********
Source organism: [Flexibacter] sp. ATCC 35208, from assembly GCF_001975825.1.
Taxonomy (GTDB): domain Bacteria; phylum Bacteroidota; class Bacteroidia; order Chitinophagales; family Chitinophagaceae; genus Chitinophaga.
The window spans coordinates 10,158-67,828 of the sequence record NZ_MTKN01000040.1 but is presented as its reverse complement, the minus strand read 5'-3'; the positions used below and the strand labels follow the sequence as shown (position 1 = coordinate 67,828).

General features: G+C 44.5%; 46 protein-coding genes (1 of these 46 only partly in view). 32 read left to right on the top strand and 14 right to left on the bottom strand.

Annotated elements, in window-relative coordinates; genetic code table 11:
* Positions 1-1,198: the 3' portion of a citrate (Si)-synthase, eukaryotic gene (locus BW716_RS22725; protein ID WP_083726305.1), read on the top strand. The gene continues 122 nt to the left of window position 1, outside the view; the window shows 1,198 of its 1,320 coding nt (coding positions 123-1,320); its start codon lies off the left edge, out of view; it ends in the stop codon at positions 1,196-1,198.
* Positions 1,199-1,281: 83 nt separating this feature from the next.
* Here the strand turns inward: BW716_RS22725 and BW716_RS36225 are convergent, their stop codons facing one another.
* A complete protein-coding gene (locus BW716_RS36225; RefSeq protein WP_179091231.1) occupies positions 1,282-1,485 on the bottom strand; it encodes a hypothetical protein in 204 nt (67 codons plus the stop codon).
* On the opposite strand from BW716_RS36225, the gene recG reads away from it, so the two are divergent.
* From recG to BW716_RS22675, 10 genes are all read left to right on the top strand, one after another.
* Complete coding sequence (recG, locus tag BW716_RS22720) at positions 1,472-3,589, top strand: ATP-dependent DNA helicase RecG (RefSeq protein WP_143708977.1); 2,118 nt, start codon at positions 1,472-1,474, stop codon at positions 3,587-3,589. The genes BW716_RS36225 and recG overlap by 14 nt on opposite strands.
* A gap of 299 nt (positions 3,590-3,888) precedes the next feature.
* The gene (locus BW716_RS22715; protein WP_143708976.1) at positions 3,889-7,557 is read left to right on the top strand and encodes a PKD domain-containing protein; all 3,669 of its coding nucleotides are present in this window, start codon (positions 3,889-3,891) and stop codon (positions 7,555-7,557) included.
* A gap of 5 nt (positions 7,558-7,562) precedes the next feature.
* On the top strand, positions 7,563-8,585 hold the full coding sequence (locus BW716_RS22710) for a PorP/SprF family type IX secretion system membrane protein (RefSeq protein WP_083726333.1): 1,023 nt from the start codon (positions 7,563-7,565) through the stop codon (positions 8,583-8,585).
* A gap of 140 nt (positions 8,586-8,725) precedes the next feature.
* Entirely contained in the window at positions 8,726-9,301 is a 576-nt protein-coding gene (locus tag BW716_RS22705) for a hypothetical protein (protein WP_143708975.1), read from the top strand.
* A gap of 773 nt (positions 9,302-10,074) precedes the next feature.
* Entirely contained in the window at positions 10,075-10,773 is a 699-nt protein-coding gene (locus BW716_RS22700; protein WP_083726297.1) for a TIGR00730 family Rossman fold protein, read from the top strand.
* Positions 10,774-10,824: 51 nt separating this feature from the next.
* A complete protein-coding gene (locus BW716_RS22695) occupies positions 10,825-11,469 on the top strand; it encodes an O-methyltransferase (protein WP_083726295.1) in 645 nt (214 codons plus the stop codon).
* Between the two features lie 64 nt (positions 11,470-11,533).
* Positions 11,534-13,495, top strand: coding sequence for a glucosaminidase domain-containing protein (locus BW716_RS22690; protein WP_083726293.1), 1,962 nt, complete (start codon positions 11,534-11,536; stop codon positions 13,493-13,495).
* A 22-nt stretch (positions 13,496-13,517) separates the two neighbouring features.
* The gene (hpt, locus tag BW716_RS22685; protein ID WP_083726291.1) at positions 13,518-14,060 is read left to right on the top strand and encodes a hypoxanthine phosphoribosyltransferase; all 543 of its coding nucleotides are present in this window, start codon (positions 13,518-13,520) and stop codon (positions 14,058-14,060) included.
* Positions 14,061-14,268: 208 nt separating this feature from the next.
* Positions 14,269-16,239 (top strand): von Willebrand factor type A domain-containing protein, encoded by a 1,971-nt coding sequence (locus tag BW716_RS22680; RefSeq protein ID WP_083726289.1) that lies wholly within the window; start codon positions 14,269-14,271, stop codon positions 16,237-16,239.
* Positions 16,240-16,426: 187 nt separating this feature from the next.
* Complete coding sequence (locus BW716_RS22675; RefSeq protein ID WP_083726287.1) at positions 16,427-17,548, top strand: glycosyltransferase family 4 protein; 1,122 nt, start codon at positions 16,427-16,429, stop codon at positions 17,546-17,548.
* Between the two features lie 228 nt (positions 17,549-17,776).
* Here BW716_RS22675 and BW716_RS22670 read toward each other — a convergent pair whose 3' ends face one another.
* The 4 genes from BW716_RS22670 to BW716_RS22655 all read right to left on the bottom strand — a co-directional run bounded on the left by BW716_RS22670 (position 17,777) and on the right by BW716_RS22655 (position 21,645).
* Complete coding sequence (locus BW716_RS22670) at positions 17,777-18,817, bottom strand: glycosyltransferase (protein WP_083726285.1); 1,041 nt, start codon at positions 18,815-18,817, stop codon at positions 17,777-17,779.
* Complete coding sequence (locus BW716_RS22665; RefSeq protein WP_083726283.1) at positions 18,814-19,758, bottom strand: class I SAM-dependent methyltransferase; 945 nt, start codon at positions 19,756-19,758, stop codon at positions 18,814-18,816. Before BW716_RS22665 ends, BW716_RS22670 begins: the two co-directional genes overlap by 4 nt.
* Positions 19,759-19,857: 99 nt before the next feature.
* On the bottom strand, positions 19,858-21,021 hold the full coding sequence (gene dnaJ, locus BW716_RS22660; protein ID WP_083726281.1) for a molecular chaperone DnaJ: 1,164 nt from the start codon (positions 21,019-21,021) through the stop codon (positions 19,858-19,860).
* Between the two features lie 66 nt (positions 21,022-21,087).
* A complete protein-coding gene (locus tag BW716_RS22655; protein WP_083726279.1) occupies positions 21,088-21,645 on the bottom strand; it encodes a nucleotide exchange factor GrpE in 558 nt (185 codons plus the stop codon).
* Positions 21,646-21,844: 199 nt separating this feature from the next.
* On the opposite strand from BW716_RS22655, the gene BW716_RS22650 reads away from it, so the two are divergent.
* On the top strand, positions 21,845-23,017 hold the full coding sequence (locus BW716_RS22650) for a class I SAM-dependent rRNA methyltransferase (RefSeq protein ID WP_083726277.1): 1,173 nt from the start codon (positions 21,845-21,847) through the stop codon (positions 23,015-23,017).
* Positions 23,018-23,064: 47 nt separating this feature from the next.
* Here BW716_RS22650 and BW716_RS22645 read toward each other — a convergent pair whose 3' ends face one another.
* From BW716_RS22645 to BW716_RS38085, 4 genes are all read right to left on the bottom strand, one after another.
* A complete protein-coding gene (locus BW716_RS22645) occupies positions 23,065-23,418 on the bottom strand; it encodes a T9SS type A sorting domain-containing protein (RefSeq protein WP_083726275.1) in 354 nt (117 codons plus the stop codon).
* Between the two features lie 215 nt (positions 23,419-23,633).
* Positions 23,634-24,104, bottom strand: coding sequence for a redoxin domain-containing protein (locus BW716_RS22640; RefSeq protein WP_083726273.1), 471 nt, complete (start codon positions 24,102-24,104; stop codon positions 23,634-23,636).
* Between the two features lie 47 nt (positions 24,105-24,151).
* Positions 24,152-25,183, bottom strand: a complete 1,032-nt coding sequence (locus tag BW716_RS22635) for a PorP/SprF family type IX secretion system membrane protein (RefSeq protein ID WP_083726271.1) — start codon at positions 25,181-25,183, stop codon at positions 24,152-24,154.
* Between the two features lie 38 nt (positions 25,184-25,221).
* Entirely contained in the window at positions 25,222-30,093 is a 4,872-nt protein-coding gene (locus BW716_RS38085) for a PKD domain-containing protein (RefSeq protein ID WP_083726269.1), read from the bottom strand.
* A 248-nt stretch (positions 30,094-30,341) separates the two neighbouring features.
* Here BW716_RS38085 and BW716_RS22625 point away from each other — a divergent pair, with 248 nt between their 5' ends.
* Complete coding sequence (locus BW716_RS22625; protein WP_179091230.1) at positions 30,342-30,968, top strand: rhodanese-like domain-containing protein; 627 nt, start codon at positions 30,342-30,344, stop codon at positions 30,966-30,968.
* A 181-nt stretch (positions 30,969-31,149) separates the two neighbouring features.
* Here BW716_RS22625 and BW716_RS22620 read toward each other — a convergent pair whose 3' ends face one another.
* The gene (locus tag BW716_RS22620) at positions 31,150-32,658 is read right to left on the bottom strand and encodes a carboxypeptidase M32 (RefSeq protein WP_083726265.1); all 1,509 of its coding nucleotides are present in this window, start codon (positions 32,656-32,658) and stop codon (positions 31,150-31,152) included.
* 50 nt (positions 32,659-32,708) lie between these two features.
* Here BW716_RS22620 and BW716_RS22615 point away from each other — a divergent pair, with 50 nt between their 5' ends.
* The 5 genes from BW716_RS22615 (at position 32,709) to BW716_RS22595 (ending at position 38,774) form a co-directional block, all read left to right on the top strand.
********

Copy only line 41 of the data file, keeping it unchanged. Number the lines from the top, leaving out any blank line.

* On the opposite strand from BW716_RS22655, the gene BW716_RS22650 reads away from it, so the two are divergent.